Guilty Fashion Secret Is Killing The Planet & Draining Our Wallets

Killing two birds with one stone... But not in a good way.

Guilty Fashion Secret Is Killing The Planet & Draining Our Wallets

Image: Sydney Wardrobe Company

‘Australian fashion’ used to be considered an oxymoron, particularly as far as Europeans were concerned. In the 21st century, however, Australia is a rather fashionable country, with mainstream interest in style at an all-time high.

But our passion for fashion has come with its own cost – one a bit more meaningful than cultural cringe.

According to research conducted by leading denim brand Levi’s, over 30% of Australians currently own between 50-150 pieces of clothing items – a whopping amount – but of all those, only 55% of them actually see regular wear. On top of that, their research’s key finding was that more than half of all Aussies surveyed admit that about 10% of the new clothes they purchase are only worn once, or not at all.

In essence, Australians are buying too many clothing items and not wearing them enough, which is not only incredibly financially irresponsible but truly terrible for the environment.

“It’s been estimated [that] the global fashion industry creates 20% of the planet’s total water pollution, and 10% of humanity’s carbon emissions,” Levi’s relates.

“By 2030 the global clothing and textile industry is expected to use 50% more water, emit 63% more GHGs and produce 62% more waste than it did in 2015.”

Water usage is perhaps the biggest issue facing the global fashion industry. Not only are the materials, production systems and packaging of clothes all incredibly water-intensive – a single pair of jeans alone can take as much as 7,000L of water to produce – but they’re also highly polluting, from the agricultural runoff produced by cotton to the chemical waste caused by the dying process or even the microplastics clothes release when washed.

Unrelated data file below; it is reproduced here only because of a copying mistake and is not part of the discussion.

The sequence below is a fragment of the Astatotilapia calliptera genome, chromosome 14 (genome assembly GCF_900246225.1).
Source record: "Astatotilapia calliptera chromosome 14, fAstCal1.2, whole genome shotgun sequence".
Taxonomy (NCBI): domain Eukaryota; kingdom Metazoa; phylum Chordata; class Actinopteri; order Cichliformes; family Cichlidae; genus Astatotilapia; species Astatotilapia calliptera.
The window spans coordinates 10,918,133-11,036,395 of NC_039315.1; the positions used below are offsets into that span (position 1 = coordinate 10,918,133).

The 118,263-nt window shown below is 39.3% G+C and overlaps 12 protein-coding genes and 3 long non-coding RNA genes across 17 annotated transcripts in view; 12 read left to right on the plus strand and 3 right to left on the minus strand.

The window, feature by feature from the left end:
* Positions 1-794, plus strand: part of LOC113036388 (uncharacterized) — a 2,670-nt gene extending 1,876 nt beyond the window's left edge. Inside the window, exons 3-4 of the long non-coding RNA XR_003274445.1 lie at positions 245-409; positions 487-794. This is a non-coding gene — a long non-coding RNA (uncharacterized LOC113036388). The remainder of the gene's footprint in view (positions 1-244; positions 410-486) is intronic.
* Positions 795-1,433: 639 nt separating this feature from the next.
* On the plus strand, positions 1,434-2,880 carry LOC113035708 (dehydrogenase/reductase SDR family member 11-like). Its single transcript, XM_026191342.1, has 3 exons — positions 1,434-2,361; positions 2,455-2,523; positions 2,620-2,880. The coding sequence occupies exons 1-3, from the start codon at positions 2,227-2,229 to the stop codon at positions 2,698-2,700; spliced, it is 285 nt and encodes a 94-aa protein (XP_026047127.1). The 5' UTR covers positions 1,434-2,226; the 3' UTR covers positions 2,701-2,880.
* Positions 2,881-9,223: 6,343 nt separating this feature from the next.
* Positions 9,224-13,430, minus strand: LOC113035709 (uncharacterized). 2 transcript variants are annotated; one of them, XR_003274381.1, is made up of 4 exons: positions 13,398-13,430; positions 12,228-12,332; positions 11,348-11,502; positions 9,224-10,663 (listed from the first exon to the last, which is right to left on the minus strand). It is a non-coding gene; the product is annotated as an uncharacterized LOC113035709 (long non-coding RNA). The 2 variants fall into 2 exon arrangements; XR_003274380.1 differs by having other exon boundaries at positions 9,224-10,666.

This problem is exacerbated by the popularity of fast fashion brands, whose business model revolves around making cheap, disposable clothes. The less durable the clothes, the more clothes have to be produced, therefore the more the industry pollutes. It’s a vicious, harmful dynamic.

One of Zara’s textile factories in Morocco. Fast fashion brands like Zara are some of the worst offenders when it comes to pollution. Image: Business of Fashion

That’s to say nothing of the industry’s carbon emissions or contributions landfill – or, from an even more holistic perspective, the ethical cost of the sort of labour conditions that modern clothing items are often produced in…

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Another key finding from Levi’s survey: when asked about what they do to the clothes they don’t wear anymore, the majority (70.4%) of Australians opt for a trip to the local charity bins, with more than one in four (28.1%) relating they simply leave unwanted clothes in their wardrobe and do nothing about it.

On the surface, this seems like a good thing. If clothes are just taking up space in a wardrobe, that might be wasteful, but at least the clothes aren’t becoming waste. On top of that, the fact a majority are donating their unwanted clothes would seem like a good thing.

But the reality is that a huge amount of clothes donated to charities like the Salvation Army or St Vincent de Paul end up being thrown out anyway, either because the charities themselves are overwhelmed and don’t have enough space for all the clothes they receive, or because the clothing items are of such poor quality anyway that they can’t be recycled and rehomed.


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A post shared by Levi’s Australia & New Zealand (@levis_anz)

What’s the solution? Wearing and buying fewer clothes of higher quality; recycling, repairing or thrifting; and choosing versatile clothing items that you can wear in many different contexts and on multiple different occasions.

Some brands have shown more leadership than others in this space. Denim brands such as Levi’s and Nudie Jeans actively encourage customers to wear their products longer and increasingly offer more environmentally friendly products made with hemp instead of cotton, for example. Industry Of All Nations‘ signature undyed, unbleached cotton items provide an aesthetic as well as sustainable point of difference. Patagonia has long encouraged customers to return products to them to be repaired instead of thrown away.

Of course, buying fewer clothes will not only help the planet but keep your wallet looking fatter, too. Food for thought…